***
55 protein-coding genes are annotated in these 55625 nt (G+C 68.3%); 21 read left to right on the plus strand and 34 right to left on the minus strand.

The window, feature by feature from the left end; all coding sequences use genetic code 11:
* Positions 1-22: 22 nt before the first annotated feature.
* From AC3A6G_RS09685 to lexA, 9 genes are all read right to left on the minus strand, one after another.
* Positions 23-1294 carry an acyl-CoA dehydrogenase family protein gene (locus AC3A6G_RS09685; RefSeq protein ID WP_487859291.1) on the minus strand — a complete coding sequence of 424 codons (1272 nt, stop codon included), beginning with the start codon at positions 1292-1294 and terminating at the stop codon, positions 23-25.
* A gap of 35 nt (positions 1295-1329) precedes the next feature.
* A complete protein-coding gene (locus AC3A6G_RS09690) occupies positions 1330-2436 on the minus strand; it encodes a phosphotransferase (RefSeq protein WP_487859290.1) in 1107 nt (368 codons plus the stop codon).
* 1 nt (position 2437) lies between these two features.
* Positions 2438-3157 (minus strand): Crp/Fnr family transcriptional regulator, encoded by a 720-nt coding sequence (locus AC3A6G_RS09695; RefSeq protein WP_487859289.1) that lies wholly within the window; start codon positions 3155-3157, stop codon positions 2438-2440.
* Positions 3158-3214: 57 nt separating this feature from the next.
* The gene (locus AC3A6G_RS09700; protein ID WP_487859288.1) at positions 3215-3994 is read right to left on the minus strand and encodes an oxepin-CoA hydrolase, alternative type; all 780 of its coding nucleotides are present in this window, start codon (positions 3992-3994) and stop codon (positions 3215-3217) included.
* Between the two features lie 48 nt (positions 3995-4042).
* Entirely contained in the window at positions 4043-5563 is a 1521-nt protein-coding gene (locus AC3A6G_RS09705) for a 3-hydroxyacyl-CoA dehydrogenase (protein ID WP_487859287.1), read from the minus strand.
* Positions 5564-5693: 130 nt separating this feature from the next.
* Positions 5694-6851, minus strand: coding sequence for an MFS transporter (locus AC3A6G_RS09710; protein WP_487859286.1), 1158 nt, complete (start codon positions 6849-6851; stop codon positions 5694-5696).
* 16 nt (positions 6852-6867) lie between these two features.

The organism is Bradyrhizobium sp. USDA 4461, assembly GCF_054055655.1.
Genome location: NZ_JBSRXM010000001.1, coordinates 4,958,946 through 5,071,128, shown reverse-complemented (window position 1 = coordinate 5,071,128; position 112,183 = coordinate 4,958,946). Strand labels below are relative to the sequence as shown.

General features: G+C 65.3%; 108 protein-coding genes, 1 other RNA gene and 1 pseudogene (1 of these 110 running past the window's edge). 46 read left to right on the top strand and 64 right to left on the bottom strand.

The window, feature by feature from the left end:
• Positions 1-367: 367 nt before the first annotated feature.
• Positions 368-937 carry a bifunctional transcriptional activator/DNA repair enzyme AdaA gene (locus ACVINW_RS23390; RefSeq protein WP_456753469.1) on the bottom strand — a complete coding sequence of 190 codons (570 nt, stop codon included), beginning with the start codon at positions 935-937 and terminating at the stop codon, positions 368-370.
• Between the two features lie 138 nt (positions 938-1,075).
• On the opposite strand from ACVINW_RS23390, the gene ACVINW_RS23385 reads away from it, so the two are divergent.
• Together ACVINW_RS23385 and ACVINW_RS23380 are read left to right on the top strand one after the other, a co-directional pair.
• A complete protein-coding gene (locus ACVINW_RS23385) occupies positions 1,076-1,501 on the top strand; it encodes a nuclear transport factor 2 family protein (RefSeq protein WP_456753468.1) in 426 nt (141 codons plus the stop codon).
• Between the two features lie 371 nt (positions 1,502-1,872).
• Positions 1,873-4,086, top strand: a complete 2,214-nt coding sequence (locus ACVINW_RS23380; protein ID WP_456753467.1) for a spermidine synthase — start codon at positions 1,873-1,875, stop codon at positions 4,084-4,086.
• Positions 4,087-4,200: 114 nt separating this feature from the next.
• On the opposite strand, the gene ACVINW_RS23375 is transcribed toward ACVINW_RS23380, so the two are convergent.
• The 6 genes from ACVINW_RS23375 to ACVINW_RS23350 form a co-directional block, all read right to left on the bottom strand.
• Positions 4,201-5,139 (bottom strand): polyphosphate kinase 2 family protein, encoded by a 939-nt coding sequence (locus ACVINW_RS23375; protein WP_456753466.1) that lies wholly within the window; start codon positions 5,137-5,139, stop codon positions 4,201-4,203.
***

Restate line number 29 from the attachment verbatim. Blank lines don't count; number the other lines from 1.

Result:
• Positions 4,087-4,200: 114 nt separating this feature from the next.